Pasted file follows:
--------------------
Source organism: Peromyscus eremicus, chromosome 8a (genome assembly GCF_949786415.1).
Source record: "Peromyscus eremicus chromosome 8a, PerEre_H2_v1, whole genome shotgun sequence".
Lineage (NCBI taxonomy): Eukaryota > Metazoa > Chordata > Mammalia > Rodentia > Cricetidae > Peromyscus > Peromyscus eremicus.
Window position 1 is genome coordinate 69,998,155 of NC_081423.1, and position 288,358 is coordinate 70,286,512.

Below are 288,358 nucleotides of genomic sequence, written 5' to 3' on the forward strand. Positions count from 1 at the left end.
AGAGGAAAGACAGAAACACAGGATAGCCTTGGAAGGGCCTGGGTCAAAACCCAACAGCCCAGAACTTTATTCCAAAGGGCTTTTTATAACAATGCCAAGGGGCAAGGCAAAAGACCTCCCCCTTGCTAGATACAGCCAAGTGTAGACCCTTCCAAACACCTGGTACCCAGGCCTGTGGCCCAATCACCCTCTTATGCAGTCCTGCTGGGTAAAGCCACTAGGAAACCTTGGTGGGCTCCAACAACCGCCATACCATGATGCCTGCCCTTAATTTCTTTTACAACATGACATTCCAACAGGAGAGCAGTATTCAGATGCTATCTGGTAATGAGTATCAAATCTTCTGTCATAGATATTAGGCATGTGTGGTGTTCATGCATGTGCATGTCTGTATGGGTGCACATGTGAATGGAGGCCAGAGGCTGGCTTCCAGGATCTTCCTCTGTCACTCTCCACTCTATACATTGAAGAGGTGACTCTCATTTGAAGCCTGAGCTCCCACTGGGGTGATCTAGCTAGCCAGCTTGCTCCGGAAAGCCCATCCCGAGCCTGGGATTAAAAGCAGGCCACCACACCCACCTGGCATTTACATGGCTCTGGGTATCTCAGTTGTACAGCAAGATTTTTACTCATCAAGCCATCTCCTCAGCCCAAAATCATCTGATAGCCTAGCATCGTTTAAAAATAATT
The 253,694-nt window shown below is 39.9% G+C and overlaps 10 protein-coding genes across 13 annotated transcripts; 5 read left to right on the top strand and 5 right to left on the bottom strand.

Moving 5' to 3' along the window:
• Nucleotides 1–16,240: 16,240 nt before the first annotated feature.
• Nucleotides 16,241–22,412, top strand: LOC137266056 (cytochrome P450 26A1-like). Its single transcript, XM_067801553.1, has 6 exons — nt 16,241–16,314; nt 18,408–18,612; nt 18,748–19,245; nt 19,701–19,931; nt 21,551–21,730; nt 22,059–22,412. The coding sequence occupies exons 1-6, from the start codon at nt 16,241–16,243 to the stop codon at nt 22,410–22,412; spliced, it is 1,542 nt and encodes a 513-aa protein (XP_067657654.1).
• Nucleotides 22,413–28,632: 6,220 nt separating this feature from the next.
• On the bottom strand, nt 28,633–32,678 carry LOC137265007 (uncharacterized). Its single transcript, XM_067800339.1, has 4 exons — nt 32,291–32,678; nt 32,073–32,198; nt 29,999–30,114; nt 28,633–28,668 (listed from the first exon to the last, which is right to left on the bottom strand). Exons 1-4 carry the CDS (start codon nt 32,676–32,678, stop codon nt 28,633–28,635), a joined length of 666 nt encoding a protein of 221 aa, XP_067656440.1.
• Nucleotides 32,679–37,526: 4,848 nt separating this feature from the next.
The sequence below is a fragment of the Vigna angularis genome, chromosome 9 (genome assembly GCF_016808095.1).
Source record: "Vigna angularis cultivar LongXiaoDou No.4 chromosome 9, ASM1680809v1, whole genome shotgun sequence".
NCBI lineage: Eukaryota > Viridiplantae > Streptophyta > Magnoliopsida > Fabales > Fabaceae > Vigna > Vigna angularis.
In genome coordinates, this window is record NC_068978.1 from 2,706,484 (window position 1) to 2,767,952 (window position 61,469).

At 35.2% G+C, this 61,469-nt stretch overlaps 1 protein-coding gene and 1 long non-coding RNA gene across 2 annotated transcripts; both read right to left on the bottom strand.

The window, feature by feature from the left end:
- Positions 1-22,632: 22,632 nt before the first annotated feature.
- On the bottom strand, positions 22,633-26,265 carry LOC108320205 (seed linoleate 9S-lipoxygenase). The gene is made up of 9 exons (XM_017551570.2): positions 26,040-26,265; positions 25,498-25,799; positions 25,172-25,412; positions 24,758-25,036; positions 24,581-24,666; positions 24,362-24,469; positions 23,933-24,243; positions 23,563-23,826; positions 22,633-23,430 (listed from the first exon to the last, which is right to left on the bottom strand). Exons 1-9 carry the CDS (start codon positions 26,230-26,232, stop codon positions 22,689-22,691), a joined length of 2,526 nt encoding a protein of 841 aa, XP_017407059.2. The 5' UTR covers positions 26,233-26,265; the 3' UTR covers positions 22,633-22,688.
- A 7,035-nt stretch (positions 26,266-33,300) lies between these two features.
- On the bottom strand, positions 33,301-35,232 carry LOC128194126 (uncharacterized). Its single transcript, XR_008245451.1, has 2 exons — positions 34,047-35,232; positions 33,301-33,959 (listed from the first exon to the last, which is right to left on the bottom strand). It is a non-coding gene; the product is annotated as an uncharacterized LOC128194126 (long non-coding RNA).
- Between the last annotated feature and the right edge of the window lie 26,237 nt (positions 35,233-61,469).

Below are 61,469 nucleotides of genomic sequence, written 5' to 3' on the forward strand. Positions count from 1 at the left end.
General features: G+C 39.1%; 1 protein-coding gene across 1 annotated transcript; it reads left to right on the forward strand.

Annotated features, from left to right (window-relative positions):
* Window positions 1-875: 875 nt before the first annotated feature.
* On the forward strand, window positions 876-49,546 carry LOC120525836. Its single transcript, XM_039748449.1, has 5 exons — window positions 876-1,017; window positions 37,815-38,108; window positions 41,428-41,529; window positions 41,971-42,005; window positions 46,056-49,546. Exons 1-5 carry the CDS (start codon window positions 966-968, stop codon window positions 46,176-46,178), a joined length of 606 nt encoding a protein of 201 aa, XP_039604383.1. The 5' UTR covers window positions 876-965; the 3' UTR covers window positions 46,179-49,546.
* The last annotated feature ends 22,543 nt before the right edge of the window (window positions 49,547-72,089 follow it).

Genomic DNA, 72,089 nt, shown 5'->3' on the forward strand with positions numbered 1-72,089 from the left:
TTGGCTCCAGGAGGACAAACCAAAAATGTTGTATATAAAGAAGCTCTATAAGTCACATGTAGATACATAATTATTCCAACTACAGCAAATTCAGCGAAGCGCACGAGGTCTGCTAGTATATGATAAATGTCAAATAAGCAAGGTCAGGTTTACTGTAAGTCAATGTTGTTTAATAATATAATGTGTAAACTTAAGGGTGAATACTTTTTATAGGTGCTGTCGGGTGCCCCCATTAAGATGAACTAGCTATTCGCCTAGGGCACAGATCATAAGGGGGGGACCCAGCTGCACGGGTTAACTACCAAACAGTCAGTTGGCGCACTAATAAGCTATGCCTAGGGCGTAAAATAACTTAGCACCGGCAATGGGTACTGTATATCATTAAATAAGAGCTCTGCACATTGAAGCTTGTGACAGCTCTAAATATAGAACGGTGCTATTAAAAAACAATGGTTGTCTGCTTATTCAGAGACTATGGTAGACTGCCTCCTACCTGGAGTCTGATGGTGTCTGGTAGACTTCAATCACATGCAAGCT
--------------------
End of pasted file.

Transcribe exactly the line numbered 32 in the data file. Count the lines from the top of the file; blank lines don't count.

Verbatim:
TTGGCTCCAGGAGGACAAACCAAAAATGTTGTATATAAAGAAGCTCTATAAGTCACATGTAGATACATAATTATTCCAACTACAGCAAATTCAGCGAAGCGCACGAGGTCTGCTAGTATATGATAAATGTCAAATAAGCAAGGTCAGGTTTACTGTAAGTCAATGTTGTTTAATAATATAATGTGTAAACTTAAGGGTGAATACTTTTTATAGGTGCTGTCGGGTGCCCCCATTAAGATGAACTAGCTATTCGCCTAGGGCACAGATCATAAGGGGGGGACCCAGCTGCACGGGTTAACTACCAAACAGTCAGTTGGCGCACTAATAAGCTATGCCTAGGGCGTAAAATAACTTAGCACCGGCAATGGGTACTGTATATCATTAAATAAGAGCTCTGCACATTGAAGCTTGTGACAGCTCTAAATATAGAACGGTGCTATTAAAAAACAATGGTTGTCTGCTTATTCAGAGACTATGGTAGACTGCCTCCTACCTGGAGTCTGATGGTGTCTGGTAGACTTCAATCACATGCAAGCT